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Why Is My Thermostat Not Working?

If your thermostat seems to be failing, check for bad batteries, lost power from your HVAC to your thermostat, and loose wires that can point to a system malfunction.

Troubleshooting Your Thermostat

If your HVAC system seems to be calling it quits, the first thing you do is check the thermostat. Most often, if your thermostat isn’t running properly you might notice a blank screen or else it won’t respond to your inputs. You could be dealing with a bigger system-wide problem if:

  • Your HVAC is running but not heating or cooling

  • The set temperature is never reached

However, faulty thermostats can often be traced to one of a few common issues that are relatively easy to fix.

Is Your Thermostat Drawing a Blank?

If you see that your thermostat screen is blank, don’t jump to the worst-case scenario. Often, it’s simply a sign that something is connected quite right. Here’s where to start troubleshooting:

Bad Batteries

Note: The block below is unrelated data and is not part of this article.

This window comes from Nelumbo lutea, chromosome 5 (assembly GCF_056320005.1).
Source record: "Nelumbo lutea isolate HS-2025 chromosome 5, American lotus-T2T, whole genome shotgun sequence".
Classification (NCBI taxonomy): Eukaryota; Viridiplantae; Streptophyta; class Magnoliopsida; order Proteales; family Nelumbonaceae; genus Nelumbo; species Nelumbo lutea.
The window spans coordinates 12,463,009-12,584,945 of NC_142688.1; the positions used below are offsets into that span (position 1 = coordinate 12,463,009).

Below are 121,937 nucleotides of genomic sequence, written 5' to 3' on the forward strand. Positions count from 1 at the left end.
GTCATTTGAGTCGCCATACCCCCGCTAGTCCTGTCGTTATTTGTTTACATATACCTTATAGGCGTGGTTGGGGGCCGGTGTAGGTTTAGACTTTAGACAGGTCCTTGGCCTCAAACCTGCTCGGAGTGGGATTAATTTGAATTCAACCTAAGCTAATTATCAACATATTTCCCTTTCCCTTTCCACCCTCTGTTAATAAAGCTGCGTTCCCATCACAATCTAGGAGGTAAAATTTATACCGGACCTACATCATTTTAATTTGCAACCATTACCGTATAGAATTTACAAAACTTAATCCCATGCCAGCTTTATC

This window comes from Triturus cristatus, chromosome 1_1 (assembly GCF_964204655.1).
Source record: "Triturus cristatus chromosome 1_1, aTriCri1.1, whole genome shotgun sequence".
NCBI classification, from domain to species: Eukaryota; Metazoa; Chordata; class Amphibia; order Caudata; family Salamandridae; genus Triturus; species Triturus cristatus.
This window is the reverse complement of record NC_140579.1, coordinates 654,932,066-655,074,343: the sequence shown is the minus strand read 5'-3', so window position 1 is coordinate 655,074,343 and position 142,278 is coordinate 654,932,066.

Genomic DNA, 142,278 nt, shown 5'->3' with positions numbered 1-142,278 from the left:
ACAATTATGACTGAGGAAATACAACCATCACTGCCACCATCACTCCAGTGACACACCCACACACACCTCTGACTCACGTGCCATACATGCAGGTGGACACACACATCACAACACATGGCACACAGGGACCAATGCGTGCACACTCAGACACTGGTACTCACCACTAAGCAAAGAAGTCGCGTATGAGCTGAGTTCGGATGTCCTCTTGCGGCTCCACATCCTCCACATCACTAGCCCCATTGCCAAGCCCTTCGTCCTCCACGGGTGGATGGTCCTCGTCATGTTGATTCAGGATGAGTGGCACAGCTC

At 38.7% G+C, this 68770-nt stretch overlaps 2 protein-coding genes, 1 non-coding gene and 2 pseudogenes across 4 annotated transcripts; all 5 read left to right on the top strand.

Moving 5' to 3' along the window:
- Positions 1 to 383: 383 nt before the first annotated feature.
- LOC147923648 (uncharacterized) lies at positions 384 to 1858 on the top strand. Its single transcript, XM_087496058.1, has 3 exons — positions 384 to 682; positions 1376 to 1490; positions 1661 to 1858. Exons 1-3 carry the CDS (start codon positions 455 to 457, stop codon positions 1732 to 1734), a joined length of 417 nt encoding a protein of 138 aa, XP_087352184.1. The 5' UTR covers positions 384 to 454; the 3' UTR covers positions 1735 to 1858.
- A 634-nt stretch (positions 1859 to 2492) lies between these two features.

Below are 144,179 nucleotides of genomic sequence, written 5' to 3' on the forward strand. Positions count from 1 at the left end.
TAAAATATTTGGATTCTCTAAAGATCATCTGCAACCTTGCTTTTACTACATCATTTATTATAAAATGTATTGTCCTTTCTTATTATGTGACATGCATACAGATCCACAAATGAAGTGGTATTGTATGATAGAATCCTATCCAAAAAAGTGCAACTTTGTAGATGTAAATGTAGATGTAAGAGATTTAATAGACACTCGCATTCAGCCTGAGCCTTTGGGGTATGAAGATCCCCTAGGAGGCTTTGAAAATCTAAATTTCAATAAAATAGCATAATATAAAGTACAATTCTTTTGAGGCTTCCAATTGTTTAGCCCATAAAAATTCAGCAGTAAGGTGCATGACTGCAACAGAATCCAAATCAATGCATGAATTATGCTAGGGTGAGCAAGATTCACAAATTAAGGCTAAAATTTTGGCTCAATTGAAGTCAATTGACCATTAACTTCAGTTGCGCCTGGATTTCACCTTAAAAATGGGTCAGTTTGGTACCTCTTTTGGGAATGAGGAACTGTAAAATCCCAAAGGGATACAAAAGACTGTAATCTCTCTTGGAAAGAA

If your thermostat screen is dark or not running commands, first try replacing the batteries. It should come as no surprise that dead batteries in a thermostat prevent it from operating, but that’s an easy fix! Pop in a few new batteries and bring your thermostat back to life.

Power Problem

Another way to find out whether or not your problem is a lack of power? Check your circuit breaker. Is your HVAC unit receiving power at all? If not, it’s likely there’s a separate electrical issue at hand (so your thermostat itself isn’t the culprit). If your system has a condensate pump, make sure it is plugged in to a receptacle that is live. A GFCI receptacle will have the test and reset buttons, like what you see in bathrooms and kitchens. If the GFCI receptacle is tripped, reset it and make sure to plug the condensate pump back in.

Dirty or Worn-Out Wiring

Opening up your thermostat can tell you a lot about its aches and pains. If dirt has built up in your thermostat, it’s more likely to malfunction. Carefully shut off the power, remove the batteries, and brush away the buildup. But if you notice corroded or loose wires, it may be time to replace your thermostat.

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